Belowground plant-microbe communications via volatile compounds

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Belowground plant-microbe communications via volatile compounds
R Sharifi; Je-Seung Jeon; Choong-Min Ryu
Bibliographic Citation
Journal of Experimental Botany, vol. 73, no. 2, pp. 463-486
Publication Year
Volatile compounds play important roles in rhizosphere biological communications and interactions. The emission of plant and microbial volatiles is a dynamic phenomenon that is affected by several endogenous and exogenous signals. Diffusion of volatiles can be limited by their adsorption, degradation, and dissolution under specific environmental conditions. Therefore, rhizosphere volatiles need to be investigated on a micro and spatiotemporal scale. Plant and microbial volatiles can expand and specialize the rhizobacterial niche not only by improving the root system architecture such that it serves as a nutrient-rich shelter, but also by inhibiting or promoting the growth, chemotaxis, survival, and robustness of neighboring organisms. Root volatiles play an important role in engineering the belowground microbiome by shaping the microbial community structure and recruiting beneficial microbes. Microbial volatiles are appropriate candidates for improving plant growth and health during environmental challenges and climate change. However, some technical and experimental challenges limit the non-destructive monitoring of volatile emissions in the rhizosphere in real-time. In this review, we attempt to clarify the volatile-mediated intra- and inter-kingdom communications in the rhizosphere, and propose improvements in experimental design for future research.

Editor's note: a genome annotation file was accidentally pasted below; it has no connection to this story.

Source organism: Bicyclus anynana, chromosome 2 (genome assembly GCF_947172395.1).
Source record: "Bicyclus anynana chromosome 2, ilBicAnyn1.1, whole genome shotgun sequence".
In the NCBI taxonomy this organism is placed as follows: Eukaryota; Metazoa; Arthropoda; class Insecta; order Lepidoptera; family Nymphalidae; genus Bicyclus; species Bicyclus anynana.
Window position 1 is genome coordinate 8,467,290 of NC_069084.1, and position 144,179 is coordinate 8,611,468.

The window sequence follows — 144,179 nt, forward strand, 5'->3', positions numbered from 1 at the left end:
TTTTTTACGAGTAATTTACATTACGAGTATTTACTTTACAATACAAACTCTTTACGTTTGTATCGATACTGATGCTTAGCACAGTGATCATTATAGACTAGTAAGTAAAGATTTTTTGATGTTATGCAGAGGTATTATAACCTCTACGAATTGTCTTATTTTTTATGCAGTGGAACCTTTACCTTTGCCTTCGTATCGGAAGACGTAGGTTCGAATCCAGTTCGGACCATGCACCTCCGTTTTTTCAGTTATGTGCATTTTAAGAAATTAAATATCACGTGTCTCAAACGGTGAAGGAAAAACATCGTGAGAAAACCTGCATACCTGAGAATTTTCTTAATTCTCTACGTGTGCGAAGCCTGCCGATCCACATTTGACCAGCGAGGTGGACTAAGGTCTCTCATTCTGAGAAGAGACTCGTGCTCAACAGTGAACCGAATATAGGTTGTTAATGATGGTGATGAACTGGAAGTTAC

Induced systemic resistanceMicrobiomeNutrient use efficiencyPlant?microbe interactionPlant-growthpromoting rhizobacteriaPlant immunityRhizosphere
Oxford Univ Press
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Division of Research on National Challenges > Infectious Disease Research Center > 1. Journal Articles
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